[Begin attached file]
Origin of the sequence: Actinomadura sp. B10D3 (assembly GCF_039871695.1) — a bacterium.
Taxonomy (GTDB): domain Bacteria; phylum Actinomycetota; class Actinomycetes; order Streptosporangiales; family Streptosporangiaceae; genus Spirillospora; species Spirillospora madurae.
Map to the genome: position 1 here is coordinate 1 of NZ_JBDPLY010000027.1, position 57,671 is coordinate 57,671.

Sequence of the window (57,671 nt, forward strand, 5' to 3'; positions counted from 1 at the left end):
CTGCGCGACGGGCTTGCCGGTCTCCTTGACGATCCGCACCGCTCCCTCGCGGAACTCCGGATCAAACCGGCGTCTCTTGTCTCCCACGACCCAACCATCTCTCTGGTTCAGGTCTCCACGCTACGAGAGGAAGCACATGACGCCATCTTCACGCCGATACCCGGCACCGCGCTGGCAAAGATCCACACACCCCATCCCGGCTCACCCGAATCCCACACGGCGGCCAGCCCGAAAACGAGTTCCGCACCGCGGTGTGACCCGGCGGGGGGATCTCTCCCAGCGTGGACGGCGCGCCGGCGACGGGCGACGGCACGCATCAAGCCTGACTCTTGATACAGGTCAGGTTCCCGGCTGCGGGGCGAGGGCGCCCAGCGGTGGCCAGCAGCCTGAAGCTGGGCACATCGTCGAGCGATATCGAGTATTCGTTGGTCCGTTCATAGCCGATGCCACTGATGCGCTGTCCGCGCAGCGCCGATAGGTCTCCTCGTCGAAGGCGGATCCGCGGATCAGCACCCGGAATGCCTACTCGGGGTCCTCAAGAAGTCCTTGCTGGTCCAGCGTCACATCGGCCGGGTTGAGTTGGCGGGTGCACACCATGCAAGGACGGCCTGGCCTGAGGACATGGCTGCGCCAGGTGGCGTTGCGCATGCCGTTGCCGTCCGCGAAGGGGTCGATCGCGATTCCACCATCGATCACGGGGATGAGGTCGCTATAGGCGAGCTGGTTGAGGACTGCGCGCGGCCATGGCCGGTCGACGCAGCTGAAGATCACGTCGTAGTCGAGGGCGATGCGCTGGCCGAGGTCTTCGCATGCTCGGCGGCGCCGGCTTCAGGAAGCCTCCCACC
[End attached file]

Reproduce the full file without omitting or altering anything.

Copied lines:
Origin of the sequence: Actinomadura sp. B10D3 (assembly GCF_039871695.1) — a bacterium.
Taxonomy (GTDB): domain Bacteria; phylum Actinomycetota; class Actinomycetes; order Streptosporangiales; family Streptosporangiaceae; genus Spirillospora; species Spirillospora madurae.
Map to the genome: position 1 here is coordinate 1 of NZ_JBDPLY010000027.1, position 57,671 is coordinate 57,671.

Sequence of the window (57,671 nt, forward strand, 5' to 3'; positions counted from 1 at the left end):
CTGCGCGACGGGCTTGCCGGTCTCCTTGACGATCCGCACCGCTCCCTCGCGGAACTCCGGATCAAACCGGCGTCTCTTGTCTCCCACGACCCAACCATCTCTCTGGTTCAGGTCTCCACGCTACGAGAGGAAGCACATGACGCCATCTTCACGCCGATACCCGGCACCGCGCTGGCAAAGATCCACACACCCCATCCCGGCTCACCCGAATCCCACACGGCGGCCAGCCCGAAAACGAGTTCCGCACCGCGGTGTGACCCGGCGGGGGGATCTCTCCCAGCGTGGACGGCGCGCCGGCGACGGGCGACGGCACGCATCAAGCCTGACTCTTGATACAGGTCAGGTTCCCGGCTGCGGGGCGAGGGCGCCCAGCGGTGGCCAGCAGCCTGAAGCTGGGCACATCGTCGAGCGATATCGAGTATTCGTTGGTCCGTTCATAGCCGATGCCACTGATGCGCTGTCCGCGCAGCGCCGATAGGTCTCCTCGTCGAAGGCGGATCCGCGGATCAGCACCCGGAATGCCTACTCGGGGTCCTCAAGAAGTCCTTGCTGGTCCAGCGTCACATCGGCCGGGTTGAGTTGGCGGGTGCACACCATGCAAGGACGGCCTGGCCTGAGGACATGGCTGCGCCAGGTGGCGTTGCGCATGCCGTTGCCGTCCGCGAAGGGGTCGATCGCGATTCCACCATCGATCACGGGGATGAGGTCGCTATAGGCGAGCTGGTTGAGGACTGCGCGCGGCCATGGCCGGTCGACGCAGCTGAAGATCACGTCGTAGTCGAGGGCGATGCGCTGGCCGAGGTCTTCGCATGCTCGGCGGCGCCGGCTTCAGGAAGCCTCCCACC